Horwitz returns from Irish stint

Horwitz returns from Irish stint

Australian rugby’s highest profile Jewish player David Horwitz arrived back home in Sydney earlier this month, and has already jumped into Shute Shield action.

David Horwitz. Photo: Brett Dooley
David Horwitz. Photo: Brett Dooley

AFTER starting his professional rugby career as a teenager for Randwick in the Shute Shield, Australia’s highest profile rugby union player David Horwitz – who played 27 Super Rugby games for the NSW Waratahs in 2016 and 2017 – has returned to where everything started.

Fresh from a two-year stint playing for Irish Pro 14 powerhouse club the Connacht Eagles, Horwitz returned to his home city of Sydney in early July, and after two weeks of quarantine, he was welcomed back into Randwick’s first grade squad, and played full games as fly-half in their round one and two wins over newcomers Newcastle and last year’s grand finalists Warringah on July 18 and 25.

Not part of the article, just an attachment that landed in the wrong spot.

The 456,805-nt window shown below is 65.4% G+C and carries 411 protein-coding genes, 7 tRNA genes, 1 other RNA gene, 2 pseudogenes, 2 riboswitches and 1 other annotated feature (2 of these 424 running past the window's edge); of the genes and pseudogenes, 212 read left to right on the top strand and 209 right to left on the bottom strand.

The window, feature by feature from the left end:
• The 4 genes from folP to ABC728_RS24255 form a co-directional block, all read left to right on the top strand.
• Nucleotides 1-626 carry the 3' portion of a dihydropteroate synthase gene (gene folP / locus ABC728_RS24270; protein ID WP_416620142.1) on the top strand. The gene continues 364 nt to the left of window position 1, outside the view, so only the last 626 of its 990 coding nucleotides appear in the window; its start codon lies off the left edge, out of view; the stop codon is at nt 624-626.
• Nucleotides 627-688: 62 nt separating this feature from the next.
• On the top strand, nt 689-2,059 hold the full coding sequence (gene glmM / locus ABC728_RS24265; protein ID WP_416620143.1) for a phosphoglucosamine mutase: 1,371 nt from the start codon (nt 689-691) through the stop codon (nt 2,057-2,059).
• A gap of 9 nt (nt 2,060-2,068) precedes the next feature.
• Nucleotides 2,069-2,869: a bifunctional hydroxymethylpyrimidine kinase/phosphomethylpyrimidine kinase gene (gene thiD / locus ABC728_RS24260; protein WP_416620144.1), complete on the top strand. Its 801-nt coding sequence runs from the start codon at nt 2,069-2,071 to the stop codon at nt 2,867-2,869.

In Ireland, Horwitz was utilised by Connacht head coach Andy Friend mainly off the bench.

David Horwitz playing for Irish club Connacht in January 2020. Photo: Connacht Rugby Club

“Although I didn’t play in as many games as I’d hoped there, Connacht had a very strong squad that included Irish fly-half Jack Carty,” Horwitz said.

“But on the plus side, you always learn from playing and training with the best players – that’s always going to be more beneficial to your ongoing growth.

“The wet weather in Ireland and the UK also meant adapting to a very different style of rugby, built on gaining possession through kicking more than running.

“So it was definitely a transition to adapt to that style, but it is something that was good to experience.

“And now I have a great affection for the city of Galway and its people, so I will definitely visit that part of Ireland again.”

Horwitz, 25, said while it is a challenging time to be off-contract, “it’s so great to be welcomed back at Randwick, where I’m just aiming to play my best for the team and keep match fit”.

“Hopefully that will lead to opportunities to play professional rugby again, either here in Australia or overseas.”

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